FIG. 2 schematically shows three converter stations 1, 2, 3 connected to one another on the DC side via an HVDC link 30. On the AC side, a first converter station 1 is connected to a first AC grid 27, a second converter station 2 is connected to a second AC grid 28 and a third converter station 3 is connected to a third AC grid 29.

The HVDC link 30 is in bipolar form with a first pole 21 and a second pole 23. The converter stations 1, 2, 3 are connected to one another via high-voltage lines 32, 34 of the HVDC link 30.

Each converter station 1, 2, 3 is designed in the manner of the converter station 1 depicted in FIG. 1, each of the two converters 4, 5 of each converter station 1, 2, 3 being selectively connectable to each of the two poles 21, 23 of the HVDC link 30. To this end, the outputs of each converter station 1, 2, 3 that are connected to a respective pole 21, 23 are connectable to one another via a pole connecting line 36 and two pole changing switches 38. The pole connecting line 36 of each converter station 1, 2, 3 is furthermore connectable to the converter connecting line 25 of the converter station 1, 2, 3 via a reconfiguration switch 40 and has an interrupter 42 between its connection to the reconfiguration switch 40 and each converter 4, 5 of the converter station 1, 2, 3. The converter connecting lines 25 of the converter stations 1, 2, 3 are connected to one another via medium-voltage lines 44. Each converter station 1, 2, 3 has a control unit 46 that actuates the valve units 7 of its converters 4, 5.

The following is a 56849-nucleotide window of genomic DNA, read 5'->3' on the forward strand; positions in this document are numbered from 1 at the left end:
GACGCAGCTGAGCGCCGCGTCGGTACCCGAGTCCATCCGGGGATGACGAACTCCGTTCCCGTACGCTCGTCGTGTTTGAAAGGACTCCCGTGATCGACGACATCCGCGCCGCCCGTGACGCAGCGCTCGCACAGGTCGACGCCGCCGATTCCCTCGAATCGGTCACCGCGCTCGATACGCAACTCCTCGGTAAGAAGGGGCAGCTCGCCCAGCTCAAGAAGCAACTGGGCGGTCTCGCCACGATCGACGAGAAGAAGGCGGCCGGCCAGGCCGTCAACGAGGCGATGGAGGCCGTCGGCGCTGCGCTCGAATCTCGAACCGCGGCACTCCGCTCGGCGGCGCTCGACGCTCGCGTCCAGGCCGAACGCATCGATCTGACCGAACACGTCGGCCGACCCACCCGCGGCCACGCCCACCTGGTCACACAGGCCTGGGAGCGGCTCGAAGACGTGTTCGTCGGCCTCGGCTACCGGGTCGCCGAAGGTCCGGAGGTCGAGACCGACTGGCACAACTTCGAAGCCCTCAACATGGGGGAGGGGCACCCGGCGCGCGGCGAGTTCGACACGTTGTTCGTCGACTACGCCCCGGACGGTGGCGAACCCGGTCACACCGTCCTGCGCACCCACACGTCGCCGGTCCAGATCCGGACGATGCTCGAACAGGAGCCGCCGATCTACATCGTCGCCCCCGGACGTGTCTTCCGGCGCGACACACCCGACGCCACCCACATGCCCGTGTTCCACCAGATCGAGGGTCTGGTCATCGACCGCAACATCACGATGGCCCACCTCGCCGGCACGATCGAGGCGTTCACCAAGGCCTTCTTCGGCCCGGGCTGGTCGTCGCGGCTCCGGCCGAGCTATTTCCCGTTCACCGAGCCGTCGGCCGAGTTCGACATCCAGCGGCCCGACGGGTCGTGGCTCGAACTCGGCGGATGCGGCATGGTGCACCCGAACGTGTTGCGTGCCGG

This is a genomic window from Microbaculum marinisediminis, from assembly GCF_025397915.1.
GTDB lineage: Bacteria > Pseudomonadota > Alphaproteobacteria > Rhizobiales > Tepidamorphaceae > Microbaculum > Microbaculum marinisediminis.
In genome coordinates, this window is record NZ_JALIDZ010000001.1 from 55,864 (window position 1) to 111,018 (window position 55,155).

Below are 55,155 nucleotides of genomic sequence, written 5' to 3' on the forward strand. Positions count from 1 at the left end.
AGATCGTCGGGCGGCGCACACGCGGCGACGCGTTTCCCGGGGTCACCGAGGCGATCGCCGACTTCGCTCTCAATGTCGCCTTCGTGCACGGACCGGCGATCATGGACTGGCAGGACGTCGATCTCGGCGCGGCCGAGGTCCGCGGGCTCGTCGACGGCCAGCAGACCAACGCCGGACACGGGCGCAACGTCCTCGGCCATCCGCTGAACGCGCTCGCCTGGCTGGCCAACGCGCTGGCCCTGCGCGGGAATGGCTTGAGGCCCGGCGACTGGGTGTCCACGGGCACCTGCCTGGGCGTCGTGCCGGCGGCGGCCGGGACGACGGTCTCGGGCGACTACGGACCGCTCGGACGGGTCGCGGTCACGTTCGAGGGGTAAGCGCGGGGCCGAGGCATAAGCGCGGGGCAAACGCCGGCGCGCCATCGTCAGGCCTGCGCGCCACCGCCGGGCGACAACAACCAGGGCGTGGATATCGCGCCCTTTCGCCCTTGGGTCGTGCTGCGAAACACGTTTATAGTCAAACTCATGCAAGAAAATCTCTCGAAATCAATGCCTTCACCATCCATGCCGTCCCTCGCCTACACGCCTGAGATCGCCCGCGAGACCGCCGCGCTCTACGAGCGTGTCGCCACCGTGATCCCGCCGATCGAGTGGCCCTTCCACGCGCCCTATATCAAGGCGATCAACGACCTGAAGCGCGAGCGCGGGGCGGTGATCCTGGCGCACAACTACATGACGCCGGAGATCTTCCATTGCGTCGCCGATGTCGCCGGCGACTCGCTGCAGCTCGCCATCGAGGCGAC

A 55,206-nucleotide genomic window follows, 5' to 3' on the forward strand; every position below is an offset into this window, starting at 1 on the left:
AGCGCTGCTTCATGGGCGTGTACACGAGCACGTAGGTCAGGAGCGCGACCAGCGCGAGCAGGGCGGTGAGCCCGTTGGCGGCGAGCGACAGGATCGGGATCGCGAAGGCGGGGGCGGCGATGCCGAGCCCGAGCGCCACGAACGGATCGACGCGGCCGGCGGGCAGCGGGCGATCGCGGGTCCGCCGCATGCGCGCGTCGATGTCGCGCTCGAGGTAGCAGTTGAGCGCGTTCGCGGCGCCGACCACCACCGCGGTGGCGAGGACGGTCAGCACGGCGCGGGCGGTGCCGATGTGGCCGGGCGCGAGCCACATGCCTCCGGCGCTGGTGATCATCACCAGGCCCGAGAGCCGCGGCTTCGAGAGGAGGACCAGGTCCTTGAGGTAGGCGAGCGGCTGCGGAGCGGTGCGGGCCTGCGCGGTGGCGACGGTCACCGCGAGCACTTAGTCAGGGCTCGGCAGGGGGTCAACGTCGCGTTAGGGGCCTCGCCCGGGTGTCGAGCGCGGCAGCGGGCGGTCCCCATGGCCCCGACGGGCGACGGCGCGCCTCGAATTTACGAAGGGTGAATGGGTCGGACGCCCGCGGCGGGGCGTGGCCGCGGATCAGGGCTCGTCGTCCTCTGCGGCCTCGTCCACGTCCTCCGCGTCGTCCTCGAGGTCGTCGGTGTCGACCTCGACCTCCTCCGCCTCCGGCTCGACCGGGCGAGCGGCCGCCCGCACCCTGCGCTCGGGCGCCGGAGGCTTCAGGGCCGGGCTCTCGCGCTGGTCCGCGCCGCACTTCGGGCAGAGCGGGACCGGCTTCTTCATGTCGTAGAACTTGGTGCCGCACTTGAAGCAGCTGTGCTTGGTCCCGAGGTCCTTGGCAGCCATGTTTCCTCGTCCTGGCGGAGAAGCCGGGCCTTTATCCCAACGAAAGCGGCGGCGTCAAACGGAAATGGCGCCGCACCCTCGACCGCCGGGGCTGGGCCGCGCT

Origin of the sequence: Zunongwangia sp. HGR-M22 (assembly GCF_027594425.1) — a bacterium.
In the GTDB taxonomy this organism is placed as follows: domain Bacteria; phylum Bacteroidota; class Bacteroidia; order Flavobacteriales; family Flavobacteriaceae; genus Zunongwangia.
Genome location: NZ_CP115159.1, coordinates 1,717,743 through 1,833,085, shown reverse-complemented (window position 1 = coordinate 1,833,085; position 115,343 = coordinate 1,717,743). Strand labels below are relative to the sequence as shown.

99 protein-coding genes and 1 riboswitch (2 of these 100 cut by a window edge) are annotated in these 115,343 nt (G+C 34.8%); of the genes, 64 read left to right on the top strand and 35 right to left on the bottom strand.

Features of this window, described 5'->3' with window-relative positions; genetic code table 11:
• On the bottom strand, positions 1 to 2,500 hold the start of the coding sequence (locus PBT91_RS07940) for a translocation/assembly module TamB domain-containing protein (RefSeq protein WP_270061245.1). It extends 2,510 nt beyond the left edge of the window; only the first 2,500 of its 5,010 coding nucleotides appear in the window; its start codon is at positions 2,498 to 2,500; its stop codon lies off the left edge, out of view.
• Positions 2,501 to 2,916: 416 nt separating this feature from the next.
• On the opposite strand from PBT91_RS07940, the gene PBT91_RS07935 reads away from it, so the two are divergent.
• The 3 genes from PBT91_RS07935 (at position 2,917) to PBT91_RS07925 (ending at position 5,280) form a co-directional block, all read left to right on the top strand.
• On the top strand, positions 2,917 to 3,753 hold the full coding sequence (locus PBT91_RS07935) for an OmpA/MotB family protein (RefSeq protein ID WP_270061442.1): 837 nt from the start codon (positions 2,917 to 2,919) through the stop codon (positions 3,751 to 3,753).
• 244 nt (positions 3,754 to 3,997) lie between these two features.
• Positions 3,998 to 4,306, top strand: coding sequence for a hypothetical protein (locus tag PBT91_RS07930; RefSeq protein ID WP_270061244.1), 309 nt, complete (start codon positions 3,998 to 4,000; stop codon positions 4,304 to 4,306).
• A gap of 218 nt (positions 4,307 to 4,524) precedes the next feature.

Each converter station 1, 2, 3 exchanges a station real power P1, P2, P3 and a station reactive power Q1, Q2, Q3 with the AC grid 27, 28, 29 to which it is connected, Pi and Qi denoting the station real power and the station reactive power of the converter station i (for i=1, 2, 3). The station real power Pi of the converter station i is obtained from the converter real power Pi1 of the first converter 4 of the converter station i and the converter real power Pi2 of the second converter 5 of the converter station i. Accordingly, the station reactive power Qi of the converter station i is obtained from the converter reactive power Qi1 of the first converter 4 of the converter station i and the converter reactive power Qi2 of the second converter 5 of the converter station i. The direction of each flow of real and reactive power is depicted in FIG. 2 by an arrow.